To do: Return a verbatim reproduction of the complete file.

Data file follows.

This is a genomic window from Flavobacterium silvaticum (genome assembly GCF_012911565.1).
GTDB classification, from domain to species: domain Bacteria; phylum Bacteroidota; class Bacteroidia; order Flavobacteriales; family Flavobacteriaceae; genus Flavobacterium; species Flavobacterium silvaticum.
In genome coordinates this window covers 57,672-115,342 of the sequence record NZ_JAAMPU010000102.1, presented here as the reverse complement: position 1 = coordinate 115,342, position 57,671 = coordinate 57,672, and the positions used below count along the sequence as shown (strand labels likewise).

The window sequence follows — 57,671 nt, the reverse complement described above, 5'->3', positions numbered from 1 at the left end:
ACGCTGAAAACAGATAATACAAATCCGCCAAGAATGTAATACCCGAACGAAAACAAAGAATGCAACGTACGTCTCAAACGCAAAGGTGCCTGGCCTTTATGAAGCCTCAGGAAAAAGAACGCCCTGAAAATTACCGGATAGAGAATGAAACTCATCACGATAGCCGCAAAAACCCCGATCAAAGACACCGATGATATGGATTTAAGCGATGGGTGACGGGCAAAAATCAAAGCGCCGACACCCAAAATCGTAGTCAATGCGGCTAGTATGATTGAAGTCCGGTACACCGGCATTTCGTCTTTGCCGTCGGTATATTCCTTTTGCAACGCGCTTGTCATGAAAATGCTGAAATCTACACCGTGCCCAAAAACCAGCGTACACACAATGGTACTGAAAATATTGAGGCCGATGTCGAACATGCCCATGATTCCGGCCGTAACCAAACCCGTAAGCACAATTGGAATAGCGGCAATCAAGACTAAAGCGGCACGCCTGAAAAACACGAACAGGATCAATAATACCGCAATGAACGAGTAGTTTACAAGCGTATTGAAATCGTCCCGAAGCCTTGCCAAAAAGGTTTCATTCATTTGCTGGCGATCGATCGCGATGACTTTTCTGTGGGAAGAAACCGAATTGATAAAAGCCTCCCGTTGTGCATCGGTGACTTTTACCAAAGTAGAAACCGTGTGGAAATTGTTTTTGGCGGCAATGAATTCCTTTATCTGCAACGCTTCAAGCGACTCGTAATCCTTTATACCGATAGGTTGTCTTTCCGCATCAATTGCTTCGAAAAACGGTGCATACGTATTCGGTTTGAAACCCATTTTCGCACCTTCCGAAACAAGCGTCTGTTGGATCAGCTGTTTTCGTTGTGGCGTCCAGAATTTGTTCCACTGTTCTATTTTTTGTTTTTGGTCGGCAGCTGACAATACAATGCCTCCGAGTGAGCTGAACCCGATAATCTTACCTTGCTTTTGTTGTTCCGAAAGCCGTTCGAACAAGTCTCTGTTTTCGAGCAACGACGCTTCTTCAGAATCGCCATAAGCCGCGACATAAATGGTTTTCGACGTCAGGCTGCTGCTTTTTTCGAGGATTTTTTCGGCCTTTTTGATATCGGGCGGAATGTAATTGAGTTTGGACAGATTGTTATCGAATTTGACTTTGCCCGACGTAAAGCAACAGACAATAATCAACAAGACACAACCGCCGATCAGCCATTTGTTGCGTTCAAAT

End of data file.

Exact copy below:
This is a genomic window from Flavobacterium silvaticum (genome assembly GCF_012911565.1).
GTDB classification, from domain to species: domain Bacteria; phylum Bacteroidota; class Bacteroidia; order Flavobacteriales; family Flavobacteriaceae; genus Flavobacterium; species Flavobacterium silvaticum.
In genome coordinates this window covers 57,672-115,342 of the sequence record NZ_JAAMPU010000102.1, presented here as the reverse complement: position 1 = coordinate 115,342, position 57,671 = coordinate 57,672, and the positions used below count along the sequence as shown (strand labels likewise).

The window sequence follows — 57,671 nt, the reverse complement described above, 5'->3', positions numbered from 1 at the left end:
ACGCTGAAAACAGATAATACAAATCCGCCAAGAATGTAATACCCGAACGAAAACAAAGAATGCAACGTACGTCTCAAACGCAAAGGTGCCTGGCCTTTATGAAGCCTCAGGAAAAAGAACGCCCTGAAAATTACCGGATAGAGAATGAAACTCATCACGATAGCCGCAAAAACCCCGATCAAAGACACCGATGATATGGATTTAAGCGATGGGTGACGGGCAAAAATCAAAGCGCCGACACCCAAAATCGTAGTCAATGCGGCTAGTATGATTGAAGTCCGGTACACCGGCATTTCGTCTTTGCCGTCGGTATATTCCTTTTGCAACGCGCTTGTCATGAAAATGCTGAAATCTACACCGTGCCCAAAAACCAGCGTACACACAATGGTACTGAAAATATTGAGGCCGATGTCGAACATGCCCATGATTCCGGCCGTAACCAAACCCGTAAGCACAATTGGAATAGCGGCAATCAAGACTAAAGCGGCACGCCTGAAAAACACGAACAGGATCAATAATACCGCAATGAACGAGTAGTTTACAAGCGTATTGAAATCGTCCCGAAGCCTTGCCAAAAAGGTTTCATTCATTTGCTGGCGATCGATCGCGATGACTTTTCTGTGGGAAGAAACCGAATTGATAAAAGCCTCCCGTTGTGCATCGGTGACTTTTACCAAAGTAGAAACCGTGTGGAAATTGTTTTTGGCGGCAATGAATTCCTTTATCTGCAACGCTTCAAGCGACTCGTAATCCTTTATACCGATAGGTTGTCTTTCCGCATCAATTGCTTCGAAAAACGGTGCATACGTATTCGGTTTGAAACCCATTTTCGCACCTTCCGAAACAAGCGTCTGTTGGATCAGCTGTTTTCGTTGTGGCGTCCAGAATTTGTTCCACTGTTCTATTTTTTGTTTTTGGTCGGCAGCTGACAATACAATGCCTCCGAGTGAGCTGAACCCGATAATCTTACCTTGCTTTTGTTGTTCCGAAAGCCGTTCGAACAAGTCTCTGTTTTCGAGCAACGACGCTTCTTCAGAATCGCCATAAGCCGCGACATAAATGGTTTTCGACGTCAGGCTGCTGCTTTTTTCGAGGATTTTTTCGGCCTTTTTGATATCGGGCGGAATGTAATTGAGTTTGGACAGATTGTTATCGAATTTGACTTTGCCCGACGTAAAGCAACAGACAATAATCAACAAGACACAACCGCCGATCAGCCATTTGTTGCGTTCAAAT